Consumptive Driving, Part II

MexicoDoug at MexicoDoug at
Sun Jun 1 18:10:50 EDT 2003

Thanks for all the replies on the first "consumptive driving" post I 
made after three round trips by car and pick-up to Reynosa from 
Monterrey.  I am now back from a 4th trip, this time to Laredo, TX 
and back: all these Reynosa, Laredo trips in a 10 day period.

Grillotypes and transects aside for a moment, I would like to compare 
the Laredo (new) to the Reynosa (previously 'published' here) raw 
data results:

Laredo (Mostly North) and Reynosa (Mostly East) are both 150 miles 
from start and both have significant long desert highway conditions.  
There are still some nice stretches of Yucca trees in enchanted 
desert environments left where the humans haven't been too heavy 

LAREDO Road vs. REYNOSA Road MORTALITY: The butterfly mortality in 
quantity on the Laredo trip was of the same order vs. Reynosa.  I 
purposefully drove at 55 mph most of the way this time to Laredo, due 
to lessons learned.  At times I increased the speed to 70 - 75 mph to 
see if there were any differences.  Immediately, the kill rate went 
up to the previously seen 100 per trip - or higher.  Additionally, 
below 35 mph most all Leps escaped mortality.

There were about 25 Leps killed one way on my pickup in the late 
morning for Laredo.  Comparing with Reynosa, there were few if not no 
Queens (<10%), many more Lysides (66%), few swallowtails (10%),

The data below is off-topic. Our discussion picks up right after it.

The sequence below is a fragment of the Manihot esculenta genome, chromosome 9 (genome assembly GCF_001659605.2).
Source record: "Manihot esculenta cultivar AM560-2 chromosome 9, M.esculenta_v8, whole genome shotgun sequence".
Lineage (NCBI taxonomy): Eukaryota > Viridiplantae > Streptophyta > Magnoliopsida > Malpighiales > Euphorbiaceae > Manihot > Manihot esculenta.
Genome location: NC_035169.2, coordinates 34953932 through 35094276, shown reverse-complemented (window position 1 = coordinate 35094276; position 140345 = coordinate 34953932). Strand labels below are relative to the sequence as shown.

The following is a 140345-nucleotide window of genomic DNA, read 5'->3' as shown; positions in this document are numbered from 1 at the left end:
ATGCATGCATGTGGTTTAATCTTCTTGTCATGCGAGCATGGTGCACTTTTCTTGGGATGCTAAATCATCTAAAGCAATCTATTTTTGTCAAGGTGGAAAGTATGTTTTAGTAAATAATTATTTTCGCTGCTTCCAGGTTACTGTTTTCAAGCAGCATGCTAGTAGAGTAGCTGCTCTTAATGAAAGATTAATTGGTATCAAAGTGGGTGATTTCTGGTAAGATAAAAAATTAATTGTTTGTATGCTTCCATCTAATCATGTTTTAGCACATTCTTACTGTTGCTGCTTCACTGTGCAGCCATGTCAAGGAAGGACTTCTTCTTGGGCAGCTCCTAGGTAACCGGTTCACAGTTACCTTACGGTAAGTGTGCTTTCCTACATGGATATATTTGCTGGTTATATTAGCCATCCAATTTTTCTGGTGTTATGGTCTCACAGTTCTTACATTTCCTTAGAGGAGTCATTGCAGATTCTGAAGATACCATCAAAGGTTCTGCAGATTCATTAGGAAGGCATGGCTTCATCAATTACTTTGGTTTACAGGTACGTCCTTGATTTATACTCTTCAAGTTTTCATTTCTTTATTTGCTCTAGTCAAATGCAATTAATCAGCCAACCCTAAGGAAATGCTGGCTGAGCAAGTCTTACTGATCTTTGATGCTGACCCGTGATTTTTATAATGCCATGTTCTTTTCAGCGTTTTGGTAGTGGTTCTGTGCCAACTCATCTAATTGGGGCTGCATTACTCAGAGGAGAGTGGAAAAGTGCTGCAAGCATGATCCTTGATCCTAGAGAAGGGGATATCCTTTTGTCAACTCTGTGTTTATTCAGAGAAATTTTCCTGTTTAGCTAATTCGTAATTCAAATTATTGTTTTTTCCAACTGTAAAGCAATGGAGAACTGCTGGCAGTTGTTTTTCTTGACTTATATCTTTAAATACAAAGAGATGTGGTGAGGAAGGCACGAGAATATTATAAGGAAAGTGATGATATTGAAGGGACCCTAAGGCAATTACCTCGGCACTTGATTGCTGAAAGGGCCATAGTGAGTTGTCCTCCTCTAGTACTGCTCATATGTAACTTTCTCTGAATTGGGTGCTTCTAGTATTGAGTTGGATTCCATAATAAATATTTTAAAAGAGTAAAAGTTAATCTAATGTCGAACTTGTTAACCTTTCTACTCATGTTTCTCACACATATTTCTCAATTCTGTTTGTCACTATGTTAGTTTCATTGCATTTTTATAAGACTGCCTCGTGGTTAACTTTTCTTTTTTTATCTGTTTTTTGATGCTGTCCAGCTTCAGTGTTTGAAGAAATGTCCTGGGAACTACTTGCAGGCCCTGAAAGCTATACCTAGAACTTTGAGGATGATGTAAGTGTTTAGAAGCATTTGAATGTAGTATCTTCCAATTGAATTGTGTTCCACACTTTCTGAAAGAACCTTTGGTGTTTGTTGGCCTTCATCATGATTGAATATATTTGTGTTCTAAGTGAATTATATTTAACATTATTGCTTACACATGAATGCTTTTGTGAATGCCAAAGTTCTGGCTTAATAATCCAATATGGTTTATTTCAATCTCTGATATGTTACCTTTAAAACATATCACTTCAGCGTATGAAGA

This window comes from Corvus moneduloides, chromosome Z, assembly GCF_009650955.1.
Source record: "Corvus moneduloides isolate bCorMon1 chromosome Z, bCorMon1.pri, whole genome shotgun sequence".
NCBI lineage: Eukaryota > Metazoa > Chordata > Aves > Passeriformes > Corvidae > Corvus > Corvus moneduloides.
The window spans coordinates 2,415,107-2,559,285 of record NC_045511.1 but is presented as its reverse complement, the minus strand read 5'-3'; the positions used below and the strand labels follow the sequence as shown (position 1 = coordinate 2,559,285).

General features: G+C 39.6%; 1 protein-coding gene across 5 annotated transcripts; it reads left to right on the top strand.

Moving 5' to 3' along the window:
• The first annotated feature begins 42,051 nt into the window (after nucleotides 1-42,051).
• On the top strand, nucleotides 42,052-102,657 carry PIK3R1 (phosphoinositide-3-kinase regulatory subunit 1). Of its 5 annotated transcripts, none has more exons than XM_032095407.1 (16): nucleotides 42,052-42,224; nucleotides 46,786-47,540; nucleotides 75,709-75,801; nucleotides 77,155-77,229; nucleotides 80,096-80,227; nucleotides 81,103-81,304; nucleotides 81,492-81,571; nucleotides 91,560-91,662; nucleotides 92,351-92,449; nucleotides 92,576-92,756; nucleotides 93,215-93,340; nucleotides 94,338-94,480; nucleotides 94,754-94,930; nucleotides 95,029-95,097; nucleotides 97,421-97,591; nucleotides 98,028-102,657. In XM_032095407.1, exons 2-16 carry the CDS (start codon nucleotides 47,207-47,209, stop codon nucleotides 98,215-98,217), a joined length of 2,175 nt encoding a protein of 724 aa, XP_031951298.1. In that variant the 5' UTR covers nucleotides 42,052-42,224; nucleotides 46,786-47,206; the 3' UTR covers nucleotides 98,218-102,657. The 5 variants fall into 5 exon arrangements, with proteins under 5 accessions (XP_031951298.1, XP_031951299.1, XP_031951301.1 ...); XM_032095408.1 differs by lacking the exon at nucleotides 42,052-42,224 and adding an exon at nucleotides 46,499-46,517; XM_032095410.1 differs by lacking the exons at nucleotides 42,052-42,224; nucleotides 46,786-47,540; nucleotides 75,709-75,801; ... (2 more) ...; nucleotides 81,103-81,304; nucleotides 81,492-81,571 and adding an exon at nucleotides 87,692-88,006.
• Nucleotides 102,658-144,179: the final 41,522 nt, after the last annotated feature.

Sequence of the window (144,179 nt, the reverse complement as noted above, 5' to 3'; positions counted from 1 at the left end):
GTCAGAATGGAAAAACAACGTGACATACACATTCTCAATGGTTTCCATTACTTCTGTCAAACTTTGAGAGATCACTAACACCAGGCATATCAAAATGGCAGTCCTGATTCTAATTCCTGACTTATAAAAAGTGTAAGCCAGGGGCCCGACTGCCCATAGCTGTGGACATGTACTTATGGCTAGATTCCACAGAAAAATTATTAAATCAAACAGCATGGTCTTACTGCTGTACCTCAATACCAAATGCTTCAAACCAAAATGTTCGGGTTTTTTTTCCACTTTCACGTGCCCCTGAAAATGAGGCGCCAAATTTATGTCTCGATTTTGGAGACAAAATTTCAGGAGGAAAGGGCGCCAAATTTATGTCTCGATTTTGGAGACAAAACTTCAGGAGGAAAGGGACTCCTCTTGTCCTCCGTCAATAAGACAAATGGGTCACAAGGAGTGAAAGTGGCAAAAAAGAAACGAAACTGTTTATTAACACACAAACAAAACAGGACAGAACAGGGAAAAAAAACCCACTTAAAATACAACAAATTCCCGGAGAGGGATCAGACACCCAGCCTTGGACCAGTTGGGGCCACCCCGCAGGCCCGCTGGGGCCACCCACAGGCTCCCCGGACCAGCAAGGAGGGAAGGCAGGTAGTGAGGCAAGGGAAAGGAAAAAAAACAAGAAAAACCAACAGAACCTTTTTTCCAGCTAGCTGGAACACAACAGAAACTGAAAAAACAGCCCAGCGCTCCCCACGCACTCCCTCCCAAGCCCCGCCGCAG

others about (up to 16%).  The reason for the lower number vs. 100 is 
principally due to my driving speed, as well as tailgating of trucks.

WHERE DO THE DEAD BUTTERFLIES GO: At one point I tailgated an 18-
wheeler for about 10 miles to 'research' a question given importance: 
Where do all the hit-and-run victim Leps go?  The results, while 
not "Boo!" surprising were very sobering.  

The ones impacting the grill or lower mostly vanished from my sight 
angle. However, many of the ones hitting the windshield were 
projected upwards, and then fell down quite fast, and slid quickly - 
as if hydroplaning (hoverplaning) - along the pavement fairly 
parallel to the road, and then slid-blew off to the side.  In few - 
say less than 10% - of the cases did they seem to get pancaked into 
to pavement by the next vehicles.

HOW CAN I FIND THE DEAD BUTTERFLIES: If, in 125 miles (about 200 Km) 
on any of the four roads between Monterrey and Reynosa and Monterrey 
and Laredo, these directionally correct calculations indicate 1 to 2 
million day-flying Leps are killed daily.  Taking the 1,000,000 
mortality rate as conservative, that each road has 2 - 4 shoulders 
and there are four roads, each shoulder has about 100,000 bead 
butterflies a day, or on average, one butterfly every two meters.  
Walking along the roadside eyes fixes in the grass, numbers of this 
magnitude are quite plausible.  It takes a keen eye.  I only stopped 
a few times.  Once I found none in 20 meters.  Another time, somewhat 
more than this 'average'.  And in two of the many high kill zones, 
several per meter.  The desert can be a windy place for butterfly 
wings, near major hauling lanes, especially.

relevant measures here.  (1) The statistics I have quoted as personal 
observations over several long trips.  I have been as unbiased as 
possible to comment on my observations.  (2) The statistical 
confidence in these numbers (are they statistically significant?).